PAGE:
The stories in Robert Stone's first collection, Bear and His Daughter
were written over the course of 30 years and cover a variety of topics from abortion to drug dealing. In "Miserere," Mary Urquhart, a widow who lost her own children in a terrible accident, now assuages her guilt by taking responsibility for the souls of the unborn. In "Under the Pitons, " the reluctant Blessington finds himself caught up in the grim aftermath of a drug-running scheme, while in "Porque No Tiene, Porque Le Falta" a hike up the side of a Mexican volcano brings about eruptions in the personal lives of ex-patriot Fletch and his companions.
Most of the characters in Stone's stories are male, most of them have no first names. The writing is spare, the motivations and emotions are telegraphed. Everyone in this collection has been wounded by life, and anger is their shield against further pain. Stone is well-known for uncompromising prose on subjects as divergent as Vietnam and Hollywood. In Bear and His Daughter, he continues his exploration of the dark recesses of the human soul.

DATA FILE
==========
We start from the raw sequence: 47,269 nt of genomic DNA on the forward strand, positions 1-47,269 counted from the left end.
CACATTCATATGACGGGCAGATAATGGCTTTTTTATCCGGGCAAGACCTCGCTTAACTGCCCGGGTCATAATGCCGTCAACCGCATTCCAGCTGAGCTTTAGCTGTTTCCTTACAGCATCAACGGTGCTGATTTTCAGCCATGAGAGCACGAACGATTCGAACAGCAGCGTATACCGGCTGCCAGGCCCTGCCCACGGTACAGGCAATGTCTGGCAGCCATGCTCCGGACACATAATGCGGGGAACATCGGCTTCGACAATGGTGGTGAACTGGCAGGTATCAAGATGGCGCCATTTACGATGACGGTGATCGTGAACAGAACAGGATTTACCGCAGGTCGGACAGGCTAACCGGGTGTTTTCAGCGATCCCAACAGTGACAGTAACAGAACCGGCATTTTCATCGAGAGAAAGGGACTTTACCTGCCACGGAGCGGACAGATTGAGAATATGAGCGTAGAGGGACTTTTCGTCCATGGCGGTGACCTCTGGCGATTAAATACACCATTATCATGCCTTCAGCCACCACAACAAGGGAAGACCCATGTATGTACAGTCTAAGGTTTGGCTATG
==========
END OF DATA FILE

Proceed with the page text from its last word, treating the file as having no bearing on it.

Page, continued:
From Library Journal
From the author of Outerbridge Reach: stories written over 30 years.
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